COLORFUL artworks depicting winged creatures are the main attraction in “Colors in Flight: Artworks of Colorists,” an exhibit that opened last March 29 at the UST Museum of Arts and Sciences.
A sequel to last year’s exhibit “Color More, Stress Less,” the exhibit features the works of over 35 colorists, composed of Thomasian alumni and invited artists.
The colorists focused on the bible’s various depictions of birds, particularly the story of Noah’s Ark, in which Noah saw a white dove flying above the coast, signaling the end of the Great Flood.
“I’d like to see this as something that’s inspired by the Holy Bible because birds are very much connected with the symbol of life,” museum director and colorist Rev. Fr. Isidro Abaño, O.P. told the Varsitarian.
“It was a bird that brought the message of life to Noah. And it is also the symbol of the Eucharist,” he continued.
Abaño’s work, “Feathered in Red,” used colored pencils and ink on paper to show a pink and a red bird protecting a nest, with three eggs perched on a branch.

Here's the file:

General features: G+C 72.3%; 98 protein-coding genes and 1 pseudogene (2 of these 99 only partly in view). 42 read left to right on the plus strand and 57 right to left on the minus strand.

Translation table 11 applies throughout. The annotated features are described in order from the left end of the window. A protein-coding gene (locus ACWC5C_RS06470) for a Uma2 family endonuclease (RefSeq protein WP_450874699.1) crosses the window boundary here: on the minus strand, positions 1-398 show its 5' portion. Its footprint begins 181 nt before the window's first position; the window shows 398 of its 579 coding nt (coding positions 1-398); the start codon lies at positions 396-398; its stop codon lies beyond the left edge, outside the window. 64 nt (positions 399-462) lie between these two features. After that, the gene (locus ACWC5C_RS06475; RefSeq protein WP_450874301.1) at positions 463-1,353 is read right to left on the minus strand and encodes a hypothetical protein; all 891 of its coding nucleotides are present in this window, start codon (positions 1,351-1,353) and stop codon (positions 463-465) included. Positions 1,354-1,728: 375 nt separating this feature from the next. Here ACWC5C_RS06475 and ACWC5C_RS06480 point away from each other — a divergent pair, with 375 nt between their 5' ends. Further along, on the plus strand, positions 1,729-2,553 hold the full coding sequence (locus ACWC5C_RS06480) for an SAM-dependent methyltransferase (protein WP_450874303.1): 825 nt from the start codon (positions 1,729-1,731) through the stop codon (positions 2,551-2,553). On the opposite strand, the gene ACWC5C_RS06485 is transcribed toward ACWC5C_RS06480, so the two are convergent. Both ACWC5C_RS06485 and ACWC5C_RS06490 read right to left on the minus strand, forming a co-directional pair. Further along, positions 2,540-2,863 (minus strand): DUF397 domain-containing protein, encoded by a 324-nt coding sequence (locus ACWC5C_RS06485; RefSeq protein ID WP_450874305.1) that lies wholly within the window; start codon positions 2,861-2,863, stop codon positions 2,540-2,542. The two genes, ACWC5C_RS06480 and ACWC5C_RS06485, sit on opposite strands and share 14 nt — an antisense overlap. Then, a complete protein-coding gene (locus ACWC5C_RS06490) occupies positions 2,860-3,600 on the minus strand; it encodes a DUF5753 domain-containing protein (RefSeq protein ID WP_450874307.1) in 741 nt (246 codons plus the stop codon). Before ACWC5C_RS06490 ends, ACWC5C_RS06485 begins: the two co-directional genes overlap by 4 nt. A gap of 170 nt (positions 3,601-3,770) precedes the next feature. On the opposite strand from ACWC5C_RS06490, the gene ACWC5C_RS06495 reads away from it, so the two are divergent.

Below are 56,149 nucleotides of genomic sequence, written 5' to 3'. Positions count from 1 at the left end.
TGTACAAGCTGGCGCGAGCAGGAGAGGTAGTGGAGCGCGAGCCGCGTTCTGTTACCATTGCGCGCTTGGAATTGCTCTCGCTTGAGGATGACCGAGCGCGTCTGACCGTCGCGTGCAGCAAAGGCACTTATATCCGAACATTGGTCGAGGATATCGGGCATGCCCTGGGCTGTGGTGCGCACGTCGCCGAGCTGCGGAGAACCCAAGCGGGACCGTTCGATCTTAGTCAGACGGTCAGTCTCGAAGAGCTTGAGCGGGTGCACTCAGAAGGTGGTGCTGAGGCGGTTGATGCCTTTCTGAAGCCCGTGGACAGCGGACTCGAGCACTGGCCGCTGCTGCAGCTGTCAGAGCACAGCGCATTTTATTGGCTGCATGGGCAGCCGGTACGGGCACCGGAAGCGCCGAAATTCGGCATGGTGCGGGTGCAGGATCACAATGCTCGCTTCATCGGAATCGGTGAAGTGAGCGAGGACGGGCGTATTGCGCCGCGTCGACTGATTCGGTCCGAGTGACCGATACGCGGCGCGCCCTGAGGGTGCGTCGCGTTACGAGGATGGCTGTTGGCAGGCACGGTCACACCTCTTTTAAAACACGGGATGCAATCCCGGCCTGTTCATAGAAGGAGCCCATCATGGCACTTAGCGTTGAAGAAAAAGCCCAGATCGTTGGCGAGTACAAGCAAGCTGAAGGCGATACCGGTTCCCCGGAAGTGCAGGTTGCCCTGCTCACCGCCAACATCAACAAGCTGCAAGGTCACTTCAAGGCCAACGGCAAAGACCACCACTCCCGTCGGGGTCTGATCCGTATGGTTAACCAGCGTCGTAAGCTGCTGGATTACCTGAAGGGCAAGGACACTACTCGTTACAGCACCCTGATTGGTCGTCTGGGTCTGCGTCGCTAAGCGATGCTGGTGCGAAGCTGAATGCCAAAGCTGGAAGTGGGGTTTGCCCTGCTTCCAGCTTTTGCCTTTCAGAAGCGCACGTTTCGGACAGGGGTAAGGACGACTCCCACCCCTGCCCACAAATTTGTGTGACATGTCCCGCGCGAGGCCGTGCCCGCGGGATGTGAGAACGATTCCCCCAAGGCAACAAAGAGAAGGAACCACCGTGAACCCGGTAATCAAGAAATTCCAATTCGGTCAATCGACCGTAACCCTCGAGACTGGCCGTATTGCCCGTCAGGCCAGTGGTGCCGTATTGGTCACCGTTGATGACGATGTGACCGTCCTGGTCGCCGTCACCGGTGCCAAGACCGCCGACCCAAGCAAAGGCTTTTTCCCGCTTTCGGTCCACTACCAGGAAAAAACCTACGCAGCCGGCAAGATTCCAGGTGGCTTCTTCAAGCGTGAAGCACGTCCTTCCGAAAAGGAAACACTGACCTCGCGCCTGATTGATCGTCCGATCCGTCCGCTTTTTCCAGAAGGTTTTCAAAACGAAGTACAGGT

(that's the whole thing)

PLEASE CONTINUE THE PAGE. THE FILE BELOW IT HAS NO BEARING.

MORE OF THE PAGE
Vivid colors dominated Abaño’s “Aviary Box,” a series of four artworks that depict birds of different feather patterns perched on branches and twigs.
The exhibit also features three metal sculptures embedded with magenta, light blue, lilac and pink beads by Joanna Angelique Papa-Rebustillo. Her “In Flight” and “Spread My Wings” resemble the structure and color of the Sarimanok, the legendary bird of the Maranao people of Mindanao.
“Flutter By,” also by Papa-Rebustillo, shows a flying bird depicted by the trail of metal spiraling beneath its body.
Following the exhibit opening will be “Colors for the Refreshment of the Soul,” a lecture-workshop by clinical psychologist Grace Brillantes-Evangelista about the relationship of colors with psychology, on April 4. The prevalence of pastel art will also be discussed in a separate lecture-workshop by The Philippine Pastel Artists on April 20.
“Colors in Flight: Artworks of Colorists” will run until April 28. Audrie Julienne D. Bernas